Ask a Radical Copyeditor: Folx

arc_folx_final

Q: Alex, your recent share from Laverne Cox included the phrase “trans folx.” Is this a thing?

A: Good question! It is a thing. I’ve exclusively seen it from queer and trans people, usually people of color.

In 2014, Trans Folx Fighting Eating Disorders explained: “Folx might be a more regional California term, but we use it to indicate Q/T/gender-diverse community and to denote a politicized identity.”

So it’s basically a coded way of saying “folks like us”—that is, a within-community expression used by people who are radically non-conforming in terms of gender and/or sexuality and for whom their identities are deeply, radically political.

In May 2017, Reddit user truetrans offered this additional helpful take:

Similar to how people are using Latinx instead of Latina/Latino in queer, trans, [and] LGBTQ+ politics around that identity, people organizing and theorizing in queer, trans, and other people of color spaces use Folx instead of folks. The X is to designate gender nonconformity, gender neutrality, and/or gender nonbinary sentiments. It is a way to replace folks with a word that invokes mental imagery and association with queer/trans people.

 

The thought is that when we simply say “folks” people think of “men and women, gender conforming people.” When these communities use the word “folx” it signifies a recognition that in that community there are people outside of binary gender systems and heterosexual norms.

What’s your take on folx? Comment below! Want to ask a radical copyeditor something? Contact me! Was this post helpful to you? Consider making a donation!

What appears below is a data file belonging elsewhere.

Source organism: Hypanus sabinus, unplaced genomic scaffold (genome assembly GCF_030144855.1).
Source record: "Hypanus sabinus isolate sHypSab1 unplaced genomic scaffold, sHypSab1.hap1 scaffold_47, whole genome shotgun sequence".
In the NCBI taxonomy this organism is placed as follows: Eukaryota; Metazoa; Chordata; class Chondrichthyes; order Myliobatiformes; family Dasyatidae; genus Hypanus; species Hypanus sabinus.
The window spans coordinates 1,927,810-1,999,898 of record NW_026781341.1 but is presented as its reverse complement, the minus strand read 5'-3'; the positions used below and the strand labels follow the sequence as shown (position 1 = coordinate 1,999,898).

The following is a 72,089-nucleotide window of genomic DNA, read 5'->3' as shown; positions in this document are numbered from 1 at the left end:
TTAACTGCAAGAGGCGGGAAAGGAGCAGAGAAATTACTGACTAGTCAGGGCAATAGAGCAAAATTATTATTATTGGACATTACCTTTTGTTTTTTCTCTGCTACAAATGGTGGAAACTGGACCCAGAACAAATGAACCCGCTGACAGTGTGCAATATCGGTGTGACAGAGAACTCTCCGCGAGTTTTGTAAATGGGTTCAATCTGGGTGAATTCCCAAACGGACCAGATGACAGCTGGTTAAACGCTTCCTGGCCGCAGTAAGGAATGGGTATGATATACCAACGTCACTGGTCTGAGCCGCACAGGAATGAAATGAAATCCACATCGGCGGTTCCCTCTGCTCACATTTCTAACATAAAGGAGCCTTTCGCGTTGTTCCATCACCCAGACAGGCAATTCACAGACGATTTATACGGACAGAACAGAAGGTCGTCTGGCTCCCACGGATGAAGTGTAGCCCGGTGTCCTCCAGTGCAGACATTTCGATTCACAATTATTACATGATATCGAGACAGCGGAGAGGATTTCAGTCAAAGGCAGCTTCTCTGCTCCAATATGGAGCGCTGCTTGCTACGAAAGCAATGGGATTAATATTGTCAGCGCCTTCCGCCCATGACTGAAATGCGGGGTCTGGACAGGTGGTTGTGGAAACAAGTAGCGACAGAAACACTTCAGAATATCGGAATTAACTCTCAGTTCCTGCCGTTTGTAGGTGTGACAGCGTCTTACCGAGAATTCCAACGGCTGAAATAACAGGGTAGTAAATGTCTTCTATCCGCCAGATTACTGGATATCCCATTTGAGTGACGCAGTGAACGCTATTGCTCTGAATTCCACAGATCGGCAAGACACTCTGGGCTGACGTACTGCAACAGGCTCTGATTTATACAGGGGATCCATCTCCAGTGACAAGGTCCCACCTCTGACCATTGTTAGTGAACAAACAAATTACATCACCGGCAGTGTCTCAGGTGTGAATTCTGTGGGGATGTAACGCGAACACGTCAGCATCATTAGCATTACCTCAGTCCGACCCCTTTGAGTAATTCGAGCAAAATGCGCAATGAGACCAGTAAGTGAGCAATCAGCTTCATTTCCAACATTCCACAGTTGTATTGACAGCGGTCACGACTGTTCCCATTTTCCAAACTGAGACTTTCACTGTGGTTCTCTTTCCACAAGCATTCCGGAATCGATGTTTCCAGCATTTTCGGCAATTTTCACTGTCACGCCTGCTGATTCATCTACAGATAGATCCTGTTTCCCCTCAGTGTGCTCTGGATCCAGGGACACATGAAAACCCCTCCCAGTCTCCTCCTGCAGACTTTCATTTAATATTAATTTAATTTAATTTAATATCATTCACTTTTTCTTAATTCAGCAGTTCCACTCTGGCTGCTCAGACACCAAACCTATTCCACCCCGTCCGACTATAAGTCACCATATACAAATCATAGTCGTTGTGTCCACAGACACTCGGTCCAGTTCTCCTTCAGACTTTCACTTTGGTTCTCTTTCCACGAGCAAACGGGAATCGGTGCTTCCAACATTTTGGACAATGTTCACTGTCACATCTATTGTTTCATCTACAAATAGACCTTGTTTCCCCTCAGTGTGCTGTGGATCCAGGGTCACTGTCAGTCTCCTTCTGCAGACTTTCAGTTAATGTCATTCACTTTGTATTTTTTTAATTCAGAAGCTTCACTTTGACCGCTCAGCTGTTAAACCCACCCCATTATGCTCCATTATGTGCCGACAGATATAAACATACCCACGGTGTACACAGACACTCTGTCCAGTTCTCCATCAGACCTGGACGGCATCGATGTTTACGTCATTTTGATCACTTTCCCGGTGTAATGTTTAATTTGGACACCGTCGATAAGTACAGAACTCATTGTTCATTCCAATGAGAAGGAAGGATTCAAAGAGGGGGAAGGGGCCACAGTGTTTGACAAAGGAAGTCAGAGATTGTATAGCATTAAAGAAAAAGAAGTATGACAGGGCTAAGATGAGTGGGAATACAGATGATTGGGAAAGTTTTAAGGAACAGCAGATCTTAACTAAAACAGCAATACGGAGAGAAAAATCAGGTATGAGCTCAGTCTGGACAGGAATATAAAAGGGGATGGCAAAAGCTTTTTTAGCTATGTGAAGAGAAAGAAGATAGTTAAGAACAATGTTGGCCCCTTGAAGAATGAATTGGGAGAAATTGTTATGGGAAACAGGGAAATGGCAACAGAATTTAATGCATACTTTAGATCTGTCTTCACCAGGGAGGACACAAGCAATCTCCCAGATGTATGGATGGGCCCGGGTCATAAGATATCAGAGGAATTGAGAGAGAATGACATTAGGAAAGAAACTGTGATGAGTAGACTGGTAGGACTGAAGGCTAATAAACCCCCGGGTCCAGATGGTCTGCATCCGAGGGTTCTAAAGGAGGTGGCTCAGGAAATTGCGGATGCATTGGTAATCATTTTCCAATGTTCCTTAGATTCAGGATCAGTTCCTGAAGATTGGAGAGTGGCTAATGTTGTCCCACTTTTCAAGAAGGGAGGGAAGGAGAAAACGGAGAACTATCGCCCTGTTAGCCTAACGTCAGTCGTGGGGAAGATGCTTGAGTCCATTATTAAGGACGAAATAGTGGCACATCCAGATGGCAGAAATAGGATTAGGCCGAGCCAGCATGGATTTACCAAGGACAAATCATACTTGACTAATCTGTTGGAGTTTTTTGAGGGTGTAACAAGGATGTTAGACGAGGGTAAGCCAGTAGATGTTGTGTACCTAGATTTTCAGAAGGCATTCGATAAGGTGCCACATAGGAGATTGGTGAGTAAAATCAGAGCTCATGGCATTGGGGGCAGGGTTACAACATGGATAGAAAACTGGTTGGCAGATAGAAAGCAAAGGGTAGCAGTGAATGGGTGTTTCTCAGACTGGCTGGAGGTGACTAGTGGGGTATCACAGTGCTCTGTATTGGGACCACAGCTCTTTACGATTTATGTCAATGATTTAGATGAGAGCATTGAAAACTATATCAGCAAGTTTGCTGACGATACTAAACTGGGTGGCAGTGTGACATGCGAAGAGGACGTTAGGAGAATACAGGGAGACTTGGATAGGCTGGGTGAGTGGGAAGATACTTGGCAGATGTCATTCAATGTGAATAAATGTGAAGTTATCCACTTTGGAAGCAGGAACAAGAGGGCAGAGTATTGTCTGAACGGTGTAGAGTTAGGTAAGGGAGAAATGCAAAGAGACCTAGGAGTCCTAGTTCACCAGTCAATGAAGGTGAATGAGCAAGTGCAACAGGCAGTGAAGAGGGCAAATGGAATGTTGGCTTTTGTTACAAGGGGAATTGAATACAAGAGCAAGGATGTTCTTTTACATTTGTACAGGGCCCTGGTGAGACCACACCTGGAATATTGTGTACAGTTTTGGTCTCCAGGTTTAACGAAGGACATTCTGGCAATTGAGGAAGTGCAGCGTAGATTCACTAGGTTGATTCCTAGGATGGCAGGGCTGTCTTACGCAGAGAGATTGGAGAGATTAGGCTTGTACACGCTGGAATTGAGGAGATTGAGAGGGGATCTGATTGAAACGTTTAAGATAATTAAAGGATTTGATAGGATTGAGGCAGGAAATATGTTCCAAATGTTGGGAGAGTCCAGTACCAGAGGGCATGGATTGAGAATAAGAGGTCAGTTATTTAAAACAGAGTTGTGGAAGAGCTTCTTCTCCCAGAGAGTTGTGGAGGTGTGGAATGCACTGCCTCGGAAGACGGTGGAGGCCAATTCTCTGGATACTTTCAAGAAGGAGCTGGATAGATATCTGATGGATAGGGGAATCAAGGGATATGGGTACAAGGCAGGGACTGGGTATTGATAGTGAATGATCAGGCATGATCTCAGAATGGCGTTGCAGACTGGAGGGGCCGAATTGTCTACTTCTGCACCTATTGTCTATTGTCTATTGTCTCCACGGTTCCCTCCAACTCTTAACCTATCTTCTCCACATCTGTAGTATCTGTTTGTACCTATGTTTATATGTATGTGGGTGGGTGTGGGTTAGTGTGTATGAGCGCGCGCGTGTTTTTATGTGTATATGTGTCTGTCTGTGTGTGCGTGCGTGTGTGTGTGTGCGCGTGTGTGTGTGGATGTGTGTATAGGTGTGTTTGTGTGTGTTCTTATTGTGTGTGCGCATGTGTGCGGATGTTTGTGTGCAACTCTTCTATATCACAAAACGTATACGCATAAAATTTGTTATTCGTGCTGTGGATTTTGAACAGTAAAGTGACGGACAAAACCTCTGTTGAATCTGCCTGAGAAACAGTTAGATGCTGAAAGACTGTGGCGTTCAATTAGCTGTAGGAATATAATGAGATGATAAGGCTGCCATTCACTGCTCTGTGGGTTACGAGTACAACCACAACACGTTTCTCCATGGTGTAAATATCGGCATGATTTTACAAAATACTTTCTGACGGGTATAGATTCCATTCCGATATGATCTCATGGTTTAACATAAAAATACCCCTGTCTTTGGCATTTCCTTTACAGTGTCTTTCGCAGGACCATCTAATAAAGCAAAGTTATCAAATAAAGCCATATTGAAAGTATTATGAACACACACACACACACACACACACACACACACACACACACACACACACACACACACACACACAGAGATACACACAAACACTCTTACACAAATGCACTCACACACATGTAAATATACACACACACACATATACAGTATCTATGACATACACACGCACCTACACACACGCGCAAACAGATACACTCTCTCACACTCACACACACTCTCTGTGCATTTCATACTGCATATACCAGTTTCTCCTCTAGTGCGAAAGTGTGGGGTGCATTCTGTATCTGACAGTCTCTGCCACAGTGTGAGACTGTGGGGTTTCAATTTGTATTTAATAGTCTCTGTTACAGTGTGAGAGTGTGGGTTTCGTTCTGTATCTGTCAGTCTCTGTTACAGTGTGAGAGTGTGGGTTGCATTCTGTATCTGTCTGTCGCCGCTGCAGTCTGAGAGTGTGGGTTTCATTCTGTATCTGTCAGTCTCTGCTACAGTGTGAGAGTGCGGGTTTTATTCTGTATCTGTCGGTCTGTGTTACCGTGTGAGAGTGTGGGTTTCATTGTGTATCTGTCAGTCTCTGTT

Note: This post was updated on August 3, 2018, to add the quote from truetrans.


More posts you might like:

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The Radical Copyeditor’s Style Guide for Writing About Transgender People
ARC_latinx_final
Ask a Radical Copyeditor: “Latinx”
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The Spectrum of Language

 

One thought on “Ask a Radical Copyeditor: Folx

  1. The main explanation I’ve seen for folx is that it makes the word sort of explicitly gender neutral, because in many languages folks has masc/feminine variations and thus will be translated away from gender neutrality. Using “folx” prevents that. This is why you see it more often among queer/trans communities, since that’s where gender-aware folx congregate, but the usage shouldn’t be limited to us QTs!

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